Doctoral Dissertations

Date of Award


Degree Type


Degree Name

Doctor of Philosophy


Electrical Engineering

Major Professor

Jack S. Lawler

Committee Members

J. Milton Bradley, Paul B. Crilly, Leon Tolbert, Luiz E. Borges Silva, Tse-Wei Wang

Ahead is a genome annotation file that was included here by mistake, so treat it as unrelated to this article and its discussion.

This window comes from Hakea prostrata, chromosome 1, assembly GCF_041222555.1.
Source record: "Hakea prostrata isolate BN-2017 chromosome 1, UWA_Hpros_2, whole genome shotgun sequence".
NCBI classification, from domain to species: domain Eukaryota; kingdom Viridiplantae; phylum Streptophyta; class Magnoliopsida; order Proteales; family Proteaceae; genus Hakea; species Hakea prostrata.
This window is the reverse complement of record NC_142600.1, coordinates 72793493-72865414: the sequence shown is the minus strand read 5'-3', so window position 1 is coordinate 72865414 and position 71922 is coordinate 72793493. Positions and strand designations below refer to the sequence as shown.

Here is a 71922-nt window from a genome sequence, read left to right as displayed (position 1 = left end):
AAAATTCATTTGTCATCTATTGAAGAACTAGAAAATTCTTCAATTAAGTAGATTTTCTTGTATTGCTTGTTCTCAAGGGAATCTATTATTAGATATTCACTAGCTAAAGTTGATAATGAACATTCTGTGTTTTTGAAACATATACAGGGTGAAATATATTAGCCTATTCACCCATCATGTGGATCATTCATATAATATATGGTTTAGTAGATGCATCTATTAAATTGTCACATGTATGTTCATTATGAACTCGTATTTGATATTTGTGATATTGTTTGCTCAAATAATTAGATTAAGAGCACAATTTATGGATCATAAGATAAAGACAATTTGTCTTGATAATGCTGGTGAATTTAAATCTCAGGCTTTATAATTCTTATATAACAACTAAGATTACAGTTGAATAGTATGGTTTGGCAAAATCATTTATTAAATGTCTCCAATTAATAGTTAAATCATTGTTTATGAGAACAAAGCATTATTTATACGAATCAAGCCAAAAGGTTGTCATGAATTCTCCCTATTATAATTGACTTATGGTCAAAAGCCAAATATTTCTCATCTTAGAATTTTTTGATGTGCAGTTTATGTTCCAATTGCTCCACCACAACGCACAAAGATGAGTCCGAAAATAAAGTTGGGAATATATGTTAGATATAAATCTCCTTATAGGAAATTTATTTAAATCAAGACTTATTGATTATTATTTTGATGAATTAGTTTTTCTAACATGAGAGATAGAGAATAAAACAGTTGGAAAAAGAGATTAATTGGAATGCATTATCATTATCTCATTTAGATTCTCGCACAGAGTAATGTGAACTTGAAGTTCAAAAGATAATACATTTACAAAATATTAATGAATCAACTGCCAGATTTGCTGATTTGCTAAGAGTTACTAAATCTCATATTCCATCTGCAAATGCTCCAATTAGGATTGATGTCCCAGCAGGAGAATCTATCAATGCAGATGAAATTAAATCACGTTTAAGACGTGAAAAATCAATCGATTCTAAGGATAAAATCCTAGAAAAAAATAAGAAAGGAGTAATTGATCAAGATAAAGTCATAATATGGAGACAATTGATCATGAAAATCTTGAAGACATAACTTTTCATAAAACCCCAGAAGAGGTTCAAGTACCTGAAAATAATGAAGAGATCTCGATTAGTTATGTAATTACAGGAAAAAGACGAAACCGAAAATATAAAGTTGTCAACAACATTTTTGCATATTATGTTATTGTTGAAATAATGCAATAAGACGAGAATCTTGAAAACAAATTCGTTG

The scope of this work is the Permanent Magnet Synchronous Machine (PMSM) operating at Constant Power Speed Range (CPSR). The proposed technique to drive the PMSM at CPSR is the Dual Mode Inverter Control (DMIC) The mam idea behind DMIC is to change the three-phase operation of the PMSM below base speed to hybrid, single-phase and three-phase, operation above the base speed This technique allows driving the PMSM in a wide CPSR The DMIC uses three facts to achieve wide CPSR First, it introduces the idea of the advance angle, which allows driving current into the machine while the back-emf is smaller than the DC link voltage Second, the blanking angle is used to maximize the electrical to mechanical power conversion by increasing the on time of the transistors of the Voltage-Fed Inverter (VFI) and therefore slowing down the decreasing voltage m the outgoing phase Finally, this technique avoids regeneration through the bypass diodes by introducing an ac-voltage controller interfacing the VFI and the PMSM. The analysis of DMIC/PMSM drive system shows that it uses the same principle of Vector Control with Field Weakening (VCFW) i e., the armature current is controlled to have a field component that weakens the air gap field, and therefore opposes the back emf However, the armature current vector must satisfy the voltage and current constraints, which are the maximum current and armature voltage. In VCFW, the voltage limit circle shrinks fast as speed increases because the maximum armature voltage is the maximum output voltage of the VFI, which is limited by the DC link voltage In DMIC, on the other hand, the voltage limit circle shrinks slower, since after the commutation period the machine is operating in single-phase mode The total armature voltage is the contribution of the DC link voltage, the back emf, and the induced voltage provided by the derivative of the on-phase currents In fact, this operation eliminates the voltage constraint, and the machine can operate at any speed, and then the only constraint is the current limit Therefore, it is shown in this work that theoretically there is no speed limit for DMIC driving PMSM over constant power operation range

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